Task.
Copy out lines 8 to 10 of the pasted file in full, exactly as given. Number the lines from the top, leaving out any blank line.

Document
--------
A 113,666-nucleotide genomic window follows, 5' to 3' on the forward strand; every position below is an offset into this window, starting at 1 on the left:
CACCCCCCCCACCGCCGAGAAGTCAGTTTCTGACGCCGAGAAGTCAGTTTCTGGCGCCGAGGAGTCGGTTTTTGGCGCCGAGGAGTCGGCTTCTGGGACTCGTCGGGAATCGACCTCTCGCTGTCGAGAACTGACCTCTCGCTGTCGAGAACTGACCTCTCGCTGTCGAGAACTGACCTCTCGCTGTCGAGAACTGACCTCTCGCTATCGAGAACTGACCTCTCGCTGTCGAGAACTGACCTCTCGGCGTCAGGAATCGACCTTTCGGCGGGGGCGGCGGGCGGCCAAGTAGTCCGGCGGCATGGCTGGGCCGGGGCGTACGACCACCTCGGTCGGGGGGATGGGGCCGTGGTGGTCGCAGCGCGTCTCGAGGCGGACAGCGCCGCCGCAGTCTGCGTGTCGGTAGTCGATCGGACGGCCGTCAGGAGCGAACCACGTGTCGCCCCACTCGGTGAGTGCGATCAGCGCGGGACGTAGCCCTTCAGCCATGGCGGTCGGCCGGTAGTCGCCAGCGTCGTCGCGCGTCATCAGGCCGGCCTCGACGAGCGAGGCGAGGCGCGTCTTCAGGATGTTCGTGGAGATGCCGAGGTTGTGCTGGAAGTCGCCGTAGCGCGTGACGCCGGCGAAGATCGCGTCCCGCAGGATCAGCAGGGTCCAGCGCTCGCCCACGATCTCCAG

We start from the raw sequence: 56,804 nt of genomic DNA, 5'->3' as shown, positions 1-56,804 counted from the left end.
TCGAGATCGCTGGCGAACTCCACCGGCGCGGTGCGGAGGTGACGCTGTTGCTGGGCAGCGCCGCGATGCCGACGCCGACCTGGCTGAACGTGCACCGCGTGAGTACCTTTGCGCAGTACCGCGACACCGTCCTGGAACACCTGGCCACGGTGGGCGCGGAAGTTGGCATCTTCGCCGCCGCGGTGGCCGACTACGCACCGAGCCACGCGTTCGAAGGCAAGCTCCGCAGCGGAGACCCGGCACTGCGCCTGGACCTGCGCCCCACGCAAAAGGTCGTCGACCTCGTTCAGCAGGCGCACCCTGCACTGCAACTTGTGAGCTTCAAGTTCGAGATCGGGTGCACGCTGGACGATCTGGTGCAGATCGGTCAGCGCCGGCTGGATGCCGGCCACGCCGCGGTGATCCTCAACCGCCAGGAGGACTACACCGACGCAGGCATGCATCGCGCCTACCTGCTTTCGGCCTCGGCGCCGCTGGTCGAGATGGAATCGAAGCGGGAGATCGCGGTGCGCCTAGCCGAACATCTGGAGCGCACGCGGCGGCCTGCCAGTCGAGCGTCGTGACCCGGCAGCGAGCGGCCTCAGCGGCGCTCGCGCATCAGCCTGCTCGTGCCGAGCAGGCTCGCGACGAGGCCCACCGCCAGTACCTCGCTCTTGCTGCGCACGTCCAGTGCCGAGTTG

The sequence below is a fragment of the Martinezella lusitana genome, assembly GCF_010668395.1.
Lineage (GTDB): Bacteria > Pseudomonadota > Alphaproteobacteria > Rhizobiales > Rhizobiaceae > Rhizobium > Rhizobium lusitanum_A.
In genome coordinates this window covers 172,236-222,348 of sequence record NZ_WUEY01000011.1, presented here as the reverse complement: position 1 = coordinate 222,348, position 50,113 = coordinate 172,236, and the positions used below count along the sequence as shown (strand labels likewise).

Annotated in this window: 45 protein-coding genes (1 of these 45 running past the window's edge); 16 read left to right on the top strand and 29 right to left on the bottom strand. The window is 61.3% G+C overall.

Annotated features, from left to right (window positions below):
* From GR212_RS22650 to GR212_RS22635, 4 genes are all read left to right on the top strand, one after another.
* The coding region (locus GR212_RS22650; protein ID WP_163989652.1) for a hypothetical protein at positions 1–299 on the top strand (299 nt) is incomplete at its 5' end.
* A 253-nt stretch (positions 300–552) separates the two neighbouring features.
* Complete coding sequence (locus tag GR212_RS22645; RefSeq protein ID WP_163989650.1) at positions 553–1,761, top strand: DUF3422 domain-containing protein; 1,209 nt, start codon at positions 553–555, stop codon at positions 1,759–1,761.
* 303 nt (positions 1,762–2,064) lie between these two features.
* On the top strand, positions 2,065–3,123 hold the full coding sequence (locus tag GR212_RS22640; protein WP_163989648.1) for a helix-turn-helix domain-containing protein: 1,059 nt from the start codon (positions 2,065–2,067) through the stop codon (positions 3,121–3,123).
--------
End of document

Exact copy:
Annotated in this window: 45 protein-coding genes (1 of these 45 running past the window's edge); 16 read left to right on the top strand and 29 right to left on the bottom strand. The window is 61.3% G+C overall.

Annotated features, from left to right (window positions below):
* From GR212_RS22650 to GR212_RS22635, 4 genes are all read left to right on the top strand, one after another.